(i wrote this essay in 2004, and every year i'll move this up to my front page on the anniversary of september 11.)
i remember how blue the sky was as i drove to work that morning.
i remember hearing a colleague say, "a plane flew into the world trade center." we thought he was kidding.
i remember running upstairs to the office cafeteria, where the television was. aaron brown was mid-sentence when the first tower fell; some asshole laughed and said, "yo, did you SEE that?!?" no one laughed with him.
i remember going back to my cubicle, unhinged, numb. the news sites wouldn't load, but we kept hitting refresh anyway. i finally pulled up an image from msnbc, pixels of exploding fire. people gathered round to look. one woman came up behind me, threw her arms around me, and said it was the apocalypse.
i remember racing home early from work, listening to joan baez singing "amazing grace" on the radio. i had to pull over, i was crying so hard.
i remember army trucks heading south as i headed north. and like the cars in front of and behind me, i rolled down my window and waved. the soldiers waved back.
i remember frantically calling my husband, at a school further south, to make sure he was okay. calling my uncle, on the upper west side, to make sure he was okay. calling my aunt, downtown -- where she, her husband, and their eight-year old son lived, a block away from ground zero. they were all okay, but their son saw everything. everything.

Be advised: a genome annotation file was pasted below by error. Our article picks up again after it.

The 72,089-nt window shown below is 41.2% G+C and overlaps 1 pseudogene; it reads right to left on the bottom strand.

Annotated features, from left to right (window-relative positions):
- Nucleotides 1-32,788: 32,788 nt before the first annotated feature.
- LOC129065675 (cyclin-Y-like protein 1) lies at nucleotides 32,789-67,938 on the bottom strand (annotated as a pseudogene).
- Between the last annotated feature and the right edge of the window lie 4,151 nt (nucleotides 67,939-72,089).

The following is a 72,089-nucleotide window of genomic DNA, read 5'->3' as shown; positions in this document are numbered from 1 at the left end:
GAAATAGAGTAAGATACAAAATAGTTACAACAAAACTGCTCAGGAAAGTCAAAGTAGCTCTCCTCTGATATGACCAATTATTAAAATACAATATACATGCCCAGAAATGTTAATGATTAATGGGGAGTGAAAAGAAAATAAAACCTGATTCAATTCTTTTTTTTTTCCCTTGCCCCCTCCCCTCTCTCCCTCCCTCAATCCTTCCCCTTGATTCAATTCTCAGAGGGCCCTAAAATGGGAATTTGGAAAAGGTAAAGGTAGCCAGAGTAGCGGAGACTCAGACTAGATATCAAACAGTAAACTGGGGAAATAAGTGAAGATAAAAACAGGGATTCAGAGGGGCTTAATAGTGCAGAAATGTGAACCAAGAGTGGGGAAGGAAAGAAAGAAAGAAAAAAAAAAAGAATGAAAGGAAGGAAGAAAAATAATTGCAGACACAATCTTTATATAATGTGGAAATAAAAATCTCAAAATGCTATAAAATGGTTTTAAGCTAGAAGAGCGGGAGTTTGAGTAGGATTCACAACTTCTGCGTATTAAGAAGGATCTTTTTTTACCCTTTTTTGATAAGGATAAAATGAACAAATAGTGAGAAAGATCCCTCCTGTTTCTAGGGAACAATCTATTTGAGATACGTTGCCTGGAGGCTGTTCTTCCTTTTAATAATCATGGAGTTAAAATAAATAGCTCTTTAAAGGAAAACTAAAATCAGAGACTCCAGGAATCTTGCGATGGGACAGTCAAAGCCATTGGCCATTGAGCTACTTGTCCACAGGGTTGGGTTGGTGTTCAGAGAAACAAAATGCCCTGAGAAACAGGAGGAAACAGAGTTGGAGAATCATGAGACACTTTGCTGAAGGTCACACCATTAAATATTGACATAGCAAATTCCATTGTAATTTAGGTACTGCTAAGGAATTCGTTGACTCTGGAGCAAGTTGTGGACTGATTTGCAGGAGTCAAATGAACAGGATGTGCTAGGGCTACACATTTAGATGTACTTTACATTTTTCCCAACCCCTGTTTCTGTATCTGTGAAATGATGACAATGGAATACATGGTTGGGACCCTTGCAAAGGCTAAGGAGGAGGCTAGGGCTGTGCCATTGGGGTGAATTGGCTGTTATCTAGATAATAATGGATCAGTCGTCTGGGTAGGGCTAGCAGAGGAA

i remember watching peter jennings that night, and as the wind changed, the smell of the disaster wafted into our living room. that smell...
i remember how my stepmother was beside herself -- she hadn't heard from her cousin paul, a new york city firefighter. she never did. he wasn't supposed to work that day, but like so many others, he responded to the call.
i remember calling all of my friends the next day, to check in – including my
old friend pete, in dublin; i knew that his brother matt worked
downtown. but he hadn't heard from him either. and he never did.
i remember being filled with such immeasurable sadness, i didn't think my heart could contain it.
i remember donating florian's old hiking boots for the rescue workers, whose boot soles kept melting.
i remember the harrowing wail of the bagpipes at paul's funeral.
i remember jon stewart saying, "the view from my apartment was the world trade center…but you know what the view is now? it's the statue of liberty. and you can’t beat that." then, for the show's moment of zen, he brought out a puppy -- balm for a city’s soul.
i remember the fleeting sense of unity we felt; it didn't matter if you were
left wing or right, democrat or republican. everyone felt… related.
until bush blew it.
i remember when the next issue of the new yorker arrived, with art spiegelman's cover. it was so dark, so subtle, it took me a minute to see it, to get it. and then i lost it, careful not to drip tears on the cover. (i still have it.)
i remember the memorial service here in cold spring, down at the waterfront. as we bowed our heads in silent prayer, a flock of geese burst forth from the riverbank in a cacophony of squawking, irrepressible life.
i remember thinking, i hope people remember.